Core One Labs Applauds the City of Seattle in Their Efforts to Decriminalize Psylocibin and Other Natural Occuring Entheogenic Drugs
VANCOUVER, British Columbia, Oct. 16, 2021 (GLOBE NEWSWIRE) -- Core One Labs Inc. (CSE: COOL), (OTC: CLABD), (FWB: LD6, WKN:
A3CSSU) (the “Company”) a research and technology company focused in life sciences and on bringing psychedelic medicines to market through novel delivery systems and psychedelic assisted
psychotherapy, congratulates Seattle’s city council in their unanimous vote to decriminalize the use, possession and cultivation of naturally occurring entheogenic drugs, including psilocybin for
“religious, spiritual, healing or personal growth practices.”
On Monday, October 4, 2021, the City of Seattle officially became the largest city in the United States to decriminalize non-commercial use around a number of psychedelic substances that originate from “living, fresh, dried or processed plant or fungal material, including teas or powders”, through the passage of resolution number 32021 “A RESOLUTION declaring that the investigation, arrest, and prosecution of anyone engaging in entheogen-related activities should be among the city of Seattle’s lowest law enforcement priorities and stating the council’s support for full decriminalization of these activities.” The resolution was sponsored by City Council member Andrew Lewis, and received unanimous support from all council members, and effectively represents the City’s first step in a move to change its drug policies, and to support the largely demonstrated scientific potential these substances can have in providing cutting-edge treatments for substance abuse and other mental and health afflictions.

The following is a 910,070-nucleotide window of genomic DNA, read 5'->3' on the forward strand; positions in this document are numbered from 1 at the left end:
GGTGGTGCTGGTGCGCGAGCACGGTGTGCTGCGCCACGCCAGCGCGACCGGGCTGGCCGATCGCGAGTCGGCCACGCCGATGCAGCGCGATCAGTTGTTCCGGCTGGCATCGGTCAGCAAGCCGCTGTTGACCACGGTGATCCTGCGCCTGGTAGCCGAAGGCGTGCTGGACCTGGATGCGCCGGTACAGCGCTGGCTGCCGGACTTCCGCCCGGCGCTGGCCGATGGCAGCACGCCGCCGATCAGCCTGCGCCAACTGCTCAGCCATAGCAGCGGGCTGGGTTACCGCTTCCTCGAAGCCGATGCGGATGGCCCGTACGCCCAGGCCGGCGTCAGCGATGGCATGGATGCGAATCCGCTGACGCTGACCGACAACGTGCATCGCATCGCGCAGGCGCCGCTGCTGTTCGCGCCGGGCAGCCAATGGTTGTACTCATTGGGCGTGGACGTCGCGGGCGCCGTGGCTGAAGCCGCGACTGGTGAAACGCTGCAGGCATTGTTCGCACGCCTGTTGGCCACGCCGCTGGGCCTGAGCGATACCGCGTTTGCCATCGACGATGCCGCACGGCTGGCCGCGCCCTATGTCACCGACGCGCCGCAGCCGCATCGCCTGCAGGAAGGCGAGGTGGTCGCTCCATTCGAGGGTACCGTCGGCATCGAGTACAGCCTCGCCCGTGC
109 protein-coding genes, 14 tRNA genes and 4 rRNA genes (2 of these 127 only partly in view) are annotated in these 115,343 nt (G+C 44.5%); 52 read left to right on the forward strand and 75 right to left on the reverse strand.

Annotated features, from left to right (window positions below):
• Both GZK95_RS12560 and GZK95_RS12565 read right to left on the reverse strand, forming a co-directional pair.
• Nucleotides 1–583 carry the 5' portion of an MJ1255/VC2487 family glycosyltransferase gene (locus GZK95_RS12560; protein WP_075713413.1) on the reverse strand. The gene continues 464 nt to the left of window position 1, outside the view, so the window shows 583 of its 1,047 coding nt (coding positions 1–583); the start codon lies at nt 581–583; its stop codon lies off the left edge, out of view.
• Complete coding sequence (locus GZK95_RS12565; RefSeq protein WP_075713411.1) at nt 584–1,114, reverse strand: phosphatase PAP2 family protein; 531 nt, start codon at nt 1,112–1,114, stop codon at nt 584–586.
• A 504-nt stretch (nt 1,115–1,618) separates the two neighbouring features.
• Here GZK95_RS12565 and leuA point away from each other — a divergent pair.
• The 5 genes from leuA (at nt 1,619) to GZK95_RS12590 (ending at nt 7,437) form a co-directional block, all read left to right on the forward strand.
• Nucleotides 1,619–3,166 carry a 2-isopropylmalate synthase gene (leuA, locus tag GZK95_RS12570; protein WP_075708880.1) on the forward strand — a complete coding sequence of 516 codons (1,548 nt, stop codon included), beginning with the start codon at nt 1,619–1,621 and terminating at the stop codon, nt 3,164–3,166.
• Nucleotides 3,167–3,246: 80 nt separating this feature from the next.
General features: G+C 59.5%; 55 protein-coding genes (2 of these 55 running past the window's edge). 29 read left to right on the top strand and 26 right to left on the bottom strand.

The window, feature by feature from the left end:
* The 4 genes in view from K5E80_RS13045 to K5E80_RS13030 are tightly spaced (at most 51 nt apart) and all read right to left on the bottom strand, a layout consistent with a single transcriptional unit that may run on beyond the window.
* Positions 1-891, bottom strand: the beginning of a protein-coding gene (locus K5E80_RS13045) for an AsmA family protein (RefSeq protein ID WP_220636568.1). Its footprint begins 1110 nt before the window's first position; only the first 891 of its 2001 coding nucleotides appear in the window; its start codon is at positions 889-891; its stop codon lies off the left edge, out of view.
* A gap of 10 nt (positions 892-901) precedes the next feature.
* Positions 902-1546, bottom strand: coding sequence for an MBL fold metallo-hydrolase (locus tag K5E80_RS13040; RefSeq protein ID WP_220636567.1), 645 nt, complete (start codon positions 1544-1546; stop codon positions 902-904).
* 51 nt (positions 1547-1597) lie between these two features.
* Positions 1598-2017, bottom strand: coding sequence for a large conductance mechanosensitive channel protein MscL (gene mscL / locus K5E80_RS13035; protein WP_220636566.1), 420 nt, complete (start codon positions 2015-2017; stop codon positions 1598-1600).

Seattle joins at least nine (9) other cities in the United States that have decriminalized psilocybin and similar substances. Other cities include Denver (COL), Washington (DC), Oakland (CA), Santa Cruz (CA), Sommerville (MASS), Cambridge (MASS) and Northampton (MASS) and Ann Arbor (MI). In 2020, the State of Oregon became the first state to legalize psilocybin for therapeutic use.
Another push for the lessening of legal obstacles surrounding psychedelics was made on this month, with the publishing of “Psychedelic therapy: a roadmap for wider acceptance and utilization”, by the head of Harvard Law School’s Project on Psychedelics Law and Regulation, Mason Marks. In a peer reviewed article Mr. Marks advocates for the relaxation of laws around psychedelic drugs in order to further mental health-care innovation. Marks’ article was published in peer-review journal, Nature Medicine, and strongly suggests that the current status of psilocybin, as a Schedule I controlled substance - the same category as hard drugs such as heroin – precludes psychedelics research from receiving federal funding for research, and creates a considerable obstacle to further such research. Mr. Marks stresses that moving psilocybin to a less-restrictive category would help create “more-inclusive clinical trials and unbiased regulatory review” by the U.S. Food and Drug Administration.